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One state cuts back on grandparents’ rights in visitation cases

| Nov 1, 2012 | Child Custody

A recent high-court ruling from Kentucky in a family law case underscores both in Florida and elsewhere across the nation judicial scrutiny of grandparents’ rights in child custody cases and courts’ assessment of them in the wake of a U.S. Supreme Court ruling in 2000.

That ruling held that parents have a constitutional right to raise their children without government interference. In its wake, a number of states are reassessing local law on custody and visitation where grandparents are concerned.

In the Kentucky case, that state’s Supreme Court noted last week that it was compelled to revisit and overturn existing state law owing to the 2000 ruling. Prior to last week’s decision, Kentucky law held that parents and grandparents were essentially equal when it came to evaluating a child’s best interests.

That is now no longer true in that state, with the judicial presumption shifting strongly in favor of a parent involved in a court custody matter.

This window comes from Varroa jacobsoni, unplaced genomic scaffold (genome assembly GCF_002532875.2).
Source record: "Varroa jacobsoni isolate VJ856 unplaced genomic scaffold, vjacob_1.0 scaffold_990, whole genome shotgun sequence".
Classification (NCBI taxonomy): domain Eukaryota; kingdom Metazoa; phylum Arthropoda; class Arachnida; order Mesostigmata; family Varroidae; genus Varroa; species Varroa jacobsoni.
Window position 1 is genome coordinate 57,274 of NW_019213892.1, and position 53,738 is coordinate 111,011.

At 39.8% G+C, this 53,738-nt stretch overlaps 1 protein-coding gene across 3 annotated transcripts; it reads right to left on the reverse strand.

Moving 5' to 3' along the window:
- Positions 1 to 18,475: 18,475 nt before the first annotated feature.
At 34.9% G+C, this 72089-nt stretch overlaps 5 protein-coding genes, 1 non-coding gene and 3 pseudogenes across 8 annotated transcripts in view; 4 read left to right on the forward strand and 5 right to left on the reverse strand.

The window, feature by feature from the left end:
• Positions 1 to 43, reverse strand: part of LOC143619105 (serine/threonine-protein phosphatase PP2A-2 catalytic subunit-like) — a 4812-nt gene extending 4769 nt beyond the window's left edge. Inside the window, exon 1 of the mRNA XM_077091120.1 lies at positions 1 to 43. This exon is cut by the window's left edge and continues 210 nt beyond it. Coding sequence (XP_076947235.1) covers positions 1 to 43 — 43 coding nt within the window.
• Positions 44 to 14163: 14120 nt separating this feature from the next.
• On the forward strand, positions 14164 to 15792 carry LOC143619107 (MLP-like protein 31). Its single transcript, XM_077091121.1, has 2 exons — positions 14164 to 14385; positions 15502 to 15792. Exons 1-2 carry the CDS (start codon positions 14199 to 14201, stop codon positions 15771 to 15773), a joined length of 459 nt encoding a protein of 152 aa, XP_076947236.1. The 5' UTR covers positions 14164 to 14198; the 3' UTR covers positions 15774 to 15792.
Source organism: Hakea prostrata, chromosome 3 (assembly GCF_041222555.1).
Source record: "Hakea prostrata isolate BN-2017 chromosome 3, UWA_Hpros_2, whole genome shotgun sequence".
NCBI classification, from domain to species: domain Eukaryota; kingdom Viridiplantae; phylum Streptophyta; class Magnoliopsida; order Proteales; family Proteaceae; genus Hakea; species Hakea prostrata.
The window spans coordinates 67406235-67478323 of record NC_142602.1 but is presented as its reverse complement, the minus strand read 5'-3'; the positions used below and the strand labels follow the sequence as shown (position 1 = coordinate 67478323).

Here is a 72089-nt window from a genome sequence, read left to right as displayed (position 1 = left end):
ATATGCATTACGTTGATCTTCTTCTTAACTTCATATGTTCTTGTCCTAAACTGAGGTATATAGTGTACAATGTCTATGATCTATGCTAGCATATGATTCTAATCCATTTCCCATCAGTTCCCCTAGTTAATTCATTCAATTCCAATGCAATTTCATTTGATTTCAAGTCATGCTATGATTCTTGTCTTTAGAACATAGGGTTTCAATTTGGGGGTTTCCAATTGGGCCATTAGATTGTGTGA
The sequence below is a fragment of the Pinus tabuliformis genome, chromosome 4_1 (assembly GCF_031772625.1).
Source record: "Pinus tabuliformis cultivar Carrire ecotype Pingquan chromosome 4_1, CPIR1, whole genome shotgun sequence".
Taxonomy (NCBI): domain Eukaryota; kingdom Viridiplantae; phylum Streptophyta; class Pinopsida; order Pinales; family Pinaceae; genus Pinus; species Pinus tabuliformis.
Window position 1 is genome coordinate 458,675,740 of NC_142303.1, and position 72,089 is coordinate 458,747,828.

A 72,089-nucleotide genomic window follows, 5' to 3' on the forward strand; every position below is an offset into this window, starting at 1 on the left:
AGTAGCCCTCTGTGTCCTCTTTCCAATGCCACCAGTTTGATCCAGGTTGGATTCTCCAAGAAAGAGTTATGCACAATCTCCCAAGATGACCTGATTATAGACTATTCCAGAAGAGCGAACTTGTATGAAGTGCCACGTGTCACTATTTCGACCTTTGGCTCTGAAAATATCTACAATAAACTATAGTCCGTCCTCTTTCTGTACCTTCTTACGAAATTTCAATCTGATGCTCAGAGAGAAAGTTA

A grandparent in Kentucky must now show “clear and convincing” evidence that continued contact with a child is in that child’s best interest.

“That is an awful high legal standard,” noted on state court judge, who stated that the ruling gives “near-total authority” to parents.

One justice dissented, stating that the law should require only that a grandparent seeking a continuing relationship with a child be required to rebut the pro-parent presumption based on a preponderance of the evidence, which is a more easily met judicial standard.

Child custody and visitation disputes can be complex and emotional, especially where grandparents are concerned. An experienced family law attorney can provide further information and diligent representation in a custody matter.

Source: The Courier-Journal, “Kentucky Supreme Court weakens grandparents’ rights to see grandchildren,” Andrew Wolfson, Oct. 26, 2012

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